Abajate – A Cultural Event

Showing of The Titanic

Bijoux Theatre

San Pedro Sula, Honduras, Central America

2 April 1998

I so enjoy the gift of the other culture.

The world’s largest grossing motion picture was an epic cultural event for the Sampredranos (the citizens of San Pedro Sula). I joined in with them and it was more than a simple cultural experience; it was an adventure in attempting to assimilate into another culture for Doctor Laub. The enjoyment of participating in the culture of these Sampredanos was immense.

I felt good in that I had learned how to enjoy life when not at an opera or a symphony, nor at mass, and not at a soccer game: Hoo-rah. As a bonus, from this experience we made our LTPR’s (long-term personal relations) stronger and more memorable with our gracious host (Dr. Jorge Saybe) and his wife.

In our professional intercourse at Hospital Leonardo Martinez V.,  while conversing with all while performing surgery, we had heard pretty good reports on the movie Titanic. Titanic must have has had peculiar attraction to all the people of this world. The individuals, those performing surgery that day were persons from 2 different cultures: Central American and the USA. All of them specialists, but forming into one group. We were very different but at the same time very much the same, cemented with the commonality of purpose of performing humanitarian surgery. And we were very much the same when we attended Titanic.

During surgery, we reduce tension with conversation light and airy, with jokes. At dinner at my gracious host’s table, the talk went, “Mi amor, Titanic has sold out for three months, totally, every night,” Zoveida said.

“Okay, Zoveida. Let’s arrive 45 minutes early to try our luck.”

My host, Doctor Jorge Saybe, and his beautiful wife Zoveida seldom participate in social acts or attend events of public entertainment.Titanic was an obvious exception to their standard practice.

So Dolores, the 4-foot 8-inch tall, sturdily built and smiling kitchen servant quickly prepared the Arab-style boquitas of kivas, tebouleh and hummus and ground garbanzo and ground beef. She made us little torpedos, deep fried with raw beef, onion, and wheat mixture; prepared cabbage leaf covers around rice, salmon mousse; deep fried cheese sticks; and jugo de sandia (juice of the watermelon). We were armed.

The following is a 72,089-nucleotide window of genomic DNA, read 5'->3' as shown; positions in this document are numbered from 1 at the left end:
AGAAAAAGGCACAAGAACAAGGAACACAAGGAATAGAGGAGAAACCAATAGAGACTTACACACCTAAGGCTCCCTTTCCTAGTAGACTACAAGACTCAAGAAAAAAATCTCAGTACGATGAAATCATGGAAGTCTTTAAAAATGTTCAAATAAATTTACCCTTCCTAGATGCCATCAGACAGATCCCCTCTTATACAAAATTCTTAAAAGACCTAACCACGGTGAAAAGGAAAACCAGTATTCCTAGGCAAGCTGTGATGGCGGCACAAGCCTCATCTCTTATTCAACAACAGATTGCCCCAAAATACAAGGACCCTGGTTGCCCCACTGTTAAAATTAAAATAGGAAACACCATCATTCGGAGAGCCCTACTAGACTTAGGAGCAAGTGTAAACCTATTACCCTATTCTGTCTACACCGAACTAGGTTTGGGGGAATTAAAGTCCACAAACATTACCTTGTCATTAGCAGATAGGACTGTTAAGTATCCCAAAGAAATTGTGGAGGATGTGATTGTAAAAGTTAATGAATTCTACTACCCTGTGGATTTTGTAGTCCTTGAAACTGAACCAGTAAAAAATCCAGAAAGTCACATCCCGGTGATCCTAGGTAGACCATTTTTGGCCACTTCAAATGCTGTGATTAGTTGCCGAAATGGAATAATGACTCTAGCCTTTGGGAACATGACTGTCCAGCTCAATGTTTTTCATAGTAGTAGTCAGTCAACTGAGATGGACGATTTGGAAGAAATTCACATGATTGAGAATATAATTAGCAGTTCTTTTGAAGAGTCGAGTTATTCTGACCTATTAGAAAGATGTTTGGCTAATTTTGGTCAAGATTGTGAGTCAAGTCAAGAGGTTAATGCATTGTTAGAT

At that time, I was excited and prepared to enjoy an emotionally stimulating, semi-private activity with close friends, but in no way did I expect the size and boisterousness of the crowd gathered outside this theatre. A huge knot of excited and agitated people blanketed the entire elevated front plaza of the theatre, and even blanketed the big circular stairs. Humanity was pushed down onto the sidewalk, and we covered part of the street. The crowd acted as a single amorphous amoeba-like unit. Coming close, it was not unnoticed that self-security was attempted. I counted fifteen rifles on the backs of young men and boys, four pistols in the back pocket or in the belt, and innumerable machetes (ubiquitous, substantial 36” by 3.5” universal instruments of this culture). And the excitement hit us when we were still 50 feet from the crowd. We felt the emotion and we became part of that unit before we even joined the group physically. The emotion was a cross between the feeling at the Super Bowl and that of the circus. Acting as part of the mass, each person passed toward the glass door, sort of like a swarm of bees glued onto the front of the Bijoux. Disappointed people were streaming away.

“Jorge, they’ve been sold out for awhile; it’s useless.”